Daughter of Legionnaires’ victim believes McLaren Flint is ‘getting away with murder’

She blames the hospital for causing her mother’s death and not top state health officials or the Flint water crisis
Published: Mar. 3, 2021 at 6:58 PM EST
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FLINT, Mich. (WJRT) - A month after state investigators charged nine people with crimes stemming from the Flint water crisis, the family of a Legionnaires’ disease victim believes the wrong people are facing involuntary manslaughter charges.

Former Michigan Department of Health and Human Services Director Nick Lyon and former Chief Medical Executive Eden Wells both face nine counts of involuntary manslaughter -- each count for one of nine people who died of Legionnaires’ in 2015.

Lori Kelly’s mom is one of the nine victims. She believes the wrong people are charged with her mother’s sudden death.

“Unbelievable. They’re getting away with murder,” Kelly said.

At least one-third of the people represented in those nine involuntary manslaughter charges were treated at McLaren Flint Hospital. Their families are suing the hospital, believing they died because of the hospital’s negligence.

The Michigan Department of Health and Human Services has confirmed the connection, saying 52 people contracted Legionnaires’ Disease during the Flint water crisis from 2014 to 2015 because the bacteria was in McLaren Flint Hospital’s water supply.

“There is no trust at McLaren, there never will be. They killed my mother,” Kelly said. “I have no use for them. I need, I would like to see manslaughter charges brought on whoever did the cover up.”

Every day is a battle for Kelly, who lost her mom -- her best friend -- to Legionnaires’ disease on July 22, 2015.

“She was wonderful. Everybody loved her and she was a smart-aleck when she wanted to be,” Kelly said. “A little feisty thing, she was only -- I think she said she could stretch to 5 foot. She was short.”

Short, but her daughter says Nelda Hunt was a fighter. She turned 80 years old exactly two weeks before she passed.

It’s the same day Hunt checked into McLaren Flint. Kelly said the two had plans to go to lunch to celebrate this milestone birthday, but moments before she planned to go pick her up at her home, she said her mom passed out.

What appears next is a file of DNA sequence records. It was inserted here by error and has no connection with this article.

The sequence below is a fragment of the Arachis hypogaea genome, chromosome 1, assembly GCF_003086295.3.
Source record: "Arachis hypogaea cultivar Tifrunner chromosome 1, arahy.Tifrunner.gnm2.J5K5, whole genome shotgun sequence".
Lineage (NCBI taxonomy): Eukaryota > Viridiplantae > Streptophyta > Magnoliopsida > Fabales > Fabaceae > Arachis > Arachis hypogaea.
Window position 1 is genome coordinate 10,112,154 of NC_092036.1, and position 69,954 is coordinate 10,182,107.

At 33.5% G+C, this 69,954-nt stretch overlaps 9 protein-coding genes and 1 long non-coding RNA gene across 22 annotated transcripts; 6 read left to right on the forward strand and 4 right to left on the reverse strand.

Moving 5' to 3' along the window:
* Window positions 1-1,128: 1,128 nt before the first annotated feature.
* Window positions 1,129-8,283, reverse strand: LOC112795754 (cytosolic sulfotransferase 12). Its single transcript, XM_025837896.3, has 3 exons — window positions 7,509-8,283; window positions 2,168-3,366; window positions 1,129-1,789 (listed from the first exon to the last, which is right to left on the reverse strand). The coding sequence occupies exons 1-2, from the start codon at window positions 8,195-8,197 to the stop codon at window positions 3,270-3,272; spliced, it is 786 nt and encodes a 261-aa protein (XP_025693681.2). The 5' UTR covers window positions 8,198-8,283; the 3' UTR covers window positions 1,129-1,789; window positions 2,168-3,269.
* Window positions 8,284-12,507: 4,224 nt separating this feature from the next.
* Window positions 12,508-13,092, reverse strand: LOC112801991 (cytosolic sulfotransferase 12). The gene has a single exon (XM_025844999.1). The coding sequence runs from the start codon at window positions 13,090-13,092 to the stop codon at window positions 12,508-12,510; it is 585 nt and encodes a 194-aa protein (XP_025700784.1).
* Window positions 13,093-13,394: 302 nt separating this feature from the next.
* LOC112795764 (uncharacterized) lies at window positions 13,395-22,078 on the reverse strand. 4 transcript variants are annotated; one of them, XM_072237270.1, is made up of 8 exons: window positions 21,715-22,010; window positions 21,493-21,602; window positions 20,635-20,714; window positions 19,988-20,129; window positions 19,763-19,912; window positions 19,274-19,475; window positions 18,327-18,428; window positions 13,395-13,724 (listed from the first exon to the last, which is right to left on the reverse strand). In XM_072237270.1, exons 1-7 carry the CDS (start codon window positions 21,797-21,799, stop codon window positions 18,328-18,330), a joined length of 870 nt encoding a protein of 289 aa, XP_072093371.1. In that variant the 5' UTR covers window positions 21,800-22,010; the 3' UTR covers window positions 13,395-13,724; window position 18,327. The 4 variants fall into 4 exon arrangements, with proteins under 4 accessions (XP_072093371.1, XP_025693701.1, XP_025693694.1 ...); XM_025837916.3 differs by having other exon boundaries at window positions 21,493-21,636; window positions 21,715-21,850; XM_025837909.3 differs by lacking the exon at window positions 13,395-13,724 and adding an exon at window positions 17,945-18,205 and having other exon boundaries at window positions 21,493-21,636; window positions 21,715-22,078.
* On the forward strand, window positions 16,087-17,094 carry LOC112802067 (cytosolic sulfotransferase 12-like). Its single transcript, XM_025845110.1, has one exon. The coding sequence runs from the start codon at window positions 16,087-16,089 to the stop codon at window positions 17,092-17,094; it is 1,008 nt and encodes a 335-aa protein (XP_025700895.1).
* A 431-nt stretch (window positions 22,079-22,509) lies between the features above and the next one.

“I got there as the ambulance was there and she went into McLaren and never came out,” Kelly said.

She said her mom was treated about a week prior at the hospital for COPD, which wasn’t unusual. Hunt received treatment for the chronic inflammatory lung disease every year at McLaren Flint, but Kelly was not aware that the hospital had the deadly legionella bacteria in the water supply at the time.

“I don’t feel the people that are charged for manslaughter need to be charged,” she said. “I feel it’s McLaren higher up people for not disclosing what was going on.”

McLaren Flint has maintained that the city’s water source switch is to blame for the Legionnaires’ disease cases at their hospital in 2014 and 2015. But in a letter ABC12 News uncovered, the Centers for Disease Control and Prevention reveals the hospital has been a source of the bacteria since 2008 -- six years before Flint’s water crisis.

The 85-page letter from the CDC to the Michigan Department of Health and Human Services about “healthcare-associated Legionnaires’ disease” cases at McLaren Flint is dated December 2019, but it was never made public.

Alexandera Skinner’s family believes she may have been the Legionnaires’ patient who contracted the form of pneumonia from McLaren Flint in 2008. She went to the hospital for surgery on her carotid arteries that year and later was diagnosed with the potentially deadly illness.

“They said mom had Legionnaires’ and that they didn’t expect her to pull through it,” said Betty McKeever.